# Which type of regression to use, considering one variable with upper bound?

I'm not sure which method to use to model the relationship between two variables ($x$ and $y$) in the experiment described as follows:

• There are 3 variables: $x_{aim}$, $x$ and $y$.
• The value of $x_{aim}$ is set when operating the experiment. However, $x$ and $x_{aim}$ aren't always equal.
• The Pearson's correlation coefficient between $x_{aim}$ and $x$ is about 0.9.
• The Pearson's correlation coefficient between $x$ and $y$ is much less: about 0.5.
• $y$ has a maximum possible value ($y_{max}$) which can't be exceeded.
• Each data point is obtained after setting $x_{aim}$ and reading $x$ and $y$.

Although the Pearson's correlation coefficient between $x$ and $y$ isn't great, it looks like $y$ tends to increase with $x$.

After doing simple linear regressions of $y=f(x)$ and $x=g(y)$ (and converting the latter back as $g^{-1}$, so as to be displayed on the same graph as $f$ for example), both slopes are positive, but the slope of $g^{-1}$ is greater than that of $f$.

Does it make sense to say $x_{max} = f^{-1}(y_{max})$ or $x_{max} = g(y_{max})$? ($x_{max}$ would be reached earlier in the second case.)

Considering that $y$ is bound by $y_{max}$, what can be said about the possible maximum value of $x$ that could be reached?

As far as I understand, it makes sense to do a linear regression of the form $y=f(x)$ when $x$ is the independent variable and $y$ is the dependent variable. However, in this context, I'm not sure whether it makes sense to consider that $x$ is independent and $y$ is dependent.

Would a total least square regression be more appropriate? Are there other methods to determine which values of $x_{max}$ can be reached (and with which likelihood)?

(If this matters, $x$ and $y$ don't seem to follow a normal distribution, as more attempts have been made to try to reach higher values of $x$.)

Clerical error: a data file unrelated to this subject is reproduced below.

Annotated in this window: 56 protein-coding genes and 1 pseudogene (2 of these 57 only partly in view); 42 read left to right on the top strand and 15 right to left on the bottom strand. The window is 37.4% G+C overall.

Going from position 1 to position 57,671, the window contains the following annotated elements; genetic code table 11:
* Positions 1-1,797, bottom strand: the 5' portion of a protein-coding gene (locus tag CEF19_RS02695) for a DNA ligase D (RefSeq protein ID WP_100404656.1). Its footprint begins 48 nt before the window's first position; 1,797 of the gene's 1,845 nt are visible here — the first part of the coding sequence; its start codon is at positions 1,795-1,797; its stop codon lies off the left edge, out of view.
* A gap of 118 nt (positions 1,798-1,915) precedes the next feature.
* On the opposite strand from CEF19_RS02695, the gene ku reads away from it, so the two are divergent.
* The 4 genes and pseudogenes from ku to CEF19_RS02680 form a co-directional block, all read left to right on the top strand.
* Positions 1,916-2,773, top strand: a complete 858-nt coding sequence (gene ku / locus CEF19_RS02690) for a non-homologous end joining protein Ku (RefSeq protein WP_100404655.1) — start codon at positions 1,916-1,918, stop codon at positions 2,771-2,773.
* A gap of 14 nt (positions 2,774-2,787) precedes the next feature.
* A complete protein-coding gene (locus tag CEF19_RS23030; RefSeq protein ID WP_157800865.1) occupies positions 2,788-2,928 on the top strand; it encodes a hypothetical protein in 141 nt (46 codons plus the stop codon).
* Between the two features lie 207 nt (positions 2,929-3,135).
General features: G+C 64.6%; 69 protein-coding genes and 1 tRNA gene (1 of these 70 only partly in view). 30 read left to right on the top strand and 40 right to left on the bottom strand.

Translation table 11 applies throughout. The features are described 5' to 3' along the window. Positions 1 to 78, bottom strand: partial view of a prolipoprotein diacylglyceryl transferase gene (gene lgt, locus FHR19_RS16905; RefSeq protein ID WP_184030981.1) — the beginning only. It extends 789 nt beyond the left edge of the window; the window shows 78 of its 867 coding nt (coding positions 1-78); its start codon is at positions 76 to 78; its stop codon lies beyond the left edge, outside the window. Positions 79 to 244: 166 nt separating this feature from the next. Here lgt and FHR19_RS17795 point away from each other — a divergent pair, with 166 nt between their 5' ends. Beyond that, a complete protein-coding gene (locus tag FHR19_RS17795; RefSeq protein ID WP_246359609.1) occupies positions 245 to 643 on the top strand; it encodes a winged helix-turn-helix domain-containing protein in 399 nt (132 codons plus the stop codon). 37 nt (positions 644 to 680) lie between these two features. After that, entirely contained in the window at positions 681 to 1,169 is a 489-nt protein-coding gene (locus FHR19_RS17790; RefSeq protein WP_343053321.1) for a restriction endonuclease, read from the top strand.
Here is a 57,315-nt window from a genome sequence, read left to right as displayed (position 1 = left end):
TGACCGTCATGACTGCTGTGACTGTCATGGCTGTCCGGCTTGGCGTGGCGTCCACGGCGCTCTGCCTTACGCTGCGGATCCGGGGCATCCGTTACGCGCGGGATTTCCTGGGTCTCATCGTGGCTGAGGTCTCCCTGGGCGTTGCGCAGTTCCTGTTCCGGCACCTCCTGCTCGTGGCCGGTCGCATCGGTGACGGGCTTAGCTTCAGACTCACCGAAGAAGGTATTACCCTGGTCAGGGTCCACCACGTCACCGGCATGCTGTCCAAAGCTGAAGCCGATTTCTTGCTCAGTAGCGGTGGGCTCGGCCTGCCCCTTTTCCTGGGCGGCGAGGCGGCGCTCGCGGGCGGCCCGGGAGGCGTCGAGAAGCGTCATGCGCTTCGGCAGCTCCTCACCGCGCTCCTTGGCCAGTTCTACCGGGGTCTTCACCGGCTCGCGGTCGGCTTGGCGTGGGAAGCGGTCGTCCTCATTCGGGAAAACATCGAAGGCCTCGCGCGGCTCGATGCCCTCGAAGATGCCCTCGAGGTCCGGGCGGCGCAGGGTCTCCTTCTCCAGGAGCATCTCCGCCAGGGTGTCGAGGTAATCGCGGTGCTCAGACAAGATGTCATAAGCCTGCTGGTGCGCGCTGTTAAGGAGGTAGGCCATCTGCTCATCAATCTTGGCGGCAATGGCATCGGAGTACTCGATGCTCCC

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What will you do with this relationship, if you'll find it? Will you test the hypotheses, or are just interested how it looks? If there are a lot of data points, you should consider non-linear models. –  mpiktas Oct 7 '11 at 12:26
@mpiktas, ultimately, I'd like to know which x_max is a reasonable target that I could try to reach on a regular basis (not just once), considering that reaching or going above y_max makes the experiment void (effectively implying x=x_min for that attempt). –  Bruno Oct 7 '11 at 19:08
Total least squares (or errors-in-variables) regression is indicated when the variance of $x$ becomes sizable compared to that of $y$. The 90% correlation with $x_\text{aim}$ suggests that variance of $x$ may be sufficiently small that you can safely treat it as an independent variable. This is something you can check post-regression by comparing the RMSE of residuals of $x_\text{aim}$ vs. $x$ to the RMSEs of residuals of $y$ vs. $x_\text{aim}$. Whether $y_\text{max}$ is a problem depends; if you see an upper cutoff in the scatterplot with $x_\text{aim}$, it's an important consideration. –  whuber Dec 19 '11 at 20:56

I want to second @King's points. It is very intuitive to suspect that regressing $y$ onto $x$ ('direct regression') and regressing $x$ onto $y$ ('reverse regression') ought to be the same. However, this is neither true mathematically nor with respect to how the regression is related to the situation you're analyzing. If you plot $y$ on the vertical axis of a graph and $x$ on the horizontal axis, you can see what's happening. Direct regression finds the line that minimizes the vertical distances between the data points and the line, whereas reverse regression minimizes the horizontal distances. The line that minimizes the one will only minimize the other if $r_{xy}=1.0$. You need to decide what you want to explain, and what you want to use to explain it. The answer to that question gives you which variable is $y$ and $x$ and specifies your model. Also, (again following @King), I disagree with trying to say $x_{max}=f^{-1}(y_{max})$, for the same reasons.

Regarding the issue of a bounded variable, typically it is conceivable that the 'real' amount could go higher, but that you just can't measure it. For example, an outside thermometer out my window goes up to 120, but it could be 140 outside in some places, and you would only have 120 as your measurement. Thus, the variable would have an upper bound, but the thing you really wanted to think about doesn't. If this is the case, tobit models exist for just such situations.

Another approach would be to use something more robust like loess, which may be perfectly adequate for your needs.

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Firstly, I don't think it makes sense to say $x_{max}=f^{-1}(y_{max})$ here, that's like implying that it's a one-to-one function although $x_{max}$ is explained by other unobserved variables.
Secondly, it really depends on the context for which one to treat as an independent or dependent variable. From my experience, unless theory strongly suggests one way; either way is ok. From your comments on Oct 7, it seems like $x$ is the dependent while $y$ is the independent.